Novgorodian easel - painting has a long and complex history. Its origins go back to the eleventh century. Its first flourishing was in the twelfth - thirteenth centuries, and the second, the greatest, in the late fourteenth and throughout the fifteenth centuries. Afterwards, the art gradually began to decline, and though individual icons of excellent quality continued to be produced on Novgorodian soil, they nevertheless fell short of the earlier work. This is understandable, for the loss of Novgorod's independence and privileges led to the gradual disappearance of the factors which had brought about the great flourishing of its art.
Present - day historians like to stress the fact that Novgorod was a boyar republic ruled by a boyar oligarchy which had skilfully exploited the Council of Citizens (Veche) to further its own interests. What is much more important, however, is that before its annexation by Muscovy, Novgorod was a free city which had its own republican way of life, its own economic structure, its own great cultural traditions. A large territory, fertile soil, abundant natural wealth and skilful economic management - all these factors had contributed to the prosperity of "Gospodin Velikiy Novgorod" (Lord Novgorod the Great), which was famed through out Eastern Europe for its wealth and business acumen.
If we compare the art of Novgorod as a whole with that of Kievan Rus', the Principality of Vladimir - Suzdal' and the Grand Duchy of Moscow, we are immediately impressed by its full - blooded nature, its strong affinity with life, its close kinship with the people. It is striking in its freshness and spontaneity. Novgorodian painting is keynoted by the spelling force of its images, achieved through an original colour scheme, vivid and glowing. The artists of Novgorod did not favour complicated, intricate subjects. The involved symbolism of both Byzantine theologians and West European scholastics was alien to them. They preferred to depict the most venerated local saints (Florus and Laurus, Elijah, Anastasia, Paraskeva Pyatnitsa and others) who were counted on to help them in their farming and their trade. Lining the saints up in a row, beneath the image of the Virgin of the Sign, which came to be regarded as the city's emblem, Novgorodians treated the icon without undue ceremony, as an old friend. They confided their innermost thoughts to it, and they fully expected it to help them in everything that they regarded as important and urgent. This approach to icon - painting tended to bring it closer to life. It would be wrong, however, to underestimate the visionary element in Novgorodian icon - painting. Like all medieval art it contains much that is abstract, conventional, much that transplants all images onto a different plane where the action takes place in a setting that is outside time and space. This original combination of seemingly irreconcilable elements is the source of the Novgorodian icon's unfading charm: though the Novgorodian artist stands foursquare on the ground, his thought soars up into the sky. Even there, however, he does not lose the gift of lending to his visions an extremely vivid and concrete form.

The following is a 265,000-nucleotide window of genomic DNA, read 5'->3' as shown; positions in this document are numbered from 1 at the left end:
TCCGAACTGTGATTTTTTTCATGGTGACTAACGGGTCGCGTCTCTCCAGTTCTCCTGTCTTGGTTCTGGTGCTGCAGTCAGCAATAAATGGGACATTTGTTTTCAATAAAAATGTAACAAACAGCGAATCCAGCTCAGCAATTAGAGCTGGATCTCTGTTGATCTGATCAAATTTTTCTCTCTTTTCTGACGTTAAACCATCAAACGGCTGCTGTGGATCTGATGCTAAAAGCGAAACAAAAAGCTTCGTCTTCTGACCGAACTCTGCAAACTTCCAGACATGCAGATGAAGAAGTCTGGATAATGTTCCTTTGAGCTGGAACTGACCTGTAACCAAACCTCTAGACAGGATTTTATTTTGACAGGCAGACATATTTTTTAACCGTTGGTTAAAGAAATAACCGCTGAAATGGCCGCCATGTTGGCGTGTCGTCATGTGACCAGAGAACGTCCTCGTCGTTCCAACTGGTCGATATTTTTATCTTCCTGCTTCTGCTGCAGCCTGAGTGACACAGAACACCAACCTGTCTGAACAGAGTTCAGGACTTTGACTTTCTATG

Novgorodian Icon - Painting Book
Novgorodian Icon - Painting Album
Novgorodian Icon - Painting Pages
Novgorodian Icon - Painting Illustrations
Novgorodian Icon - Painting Notes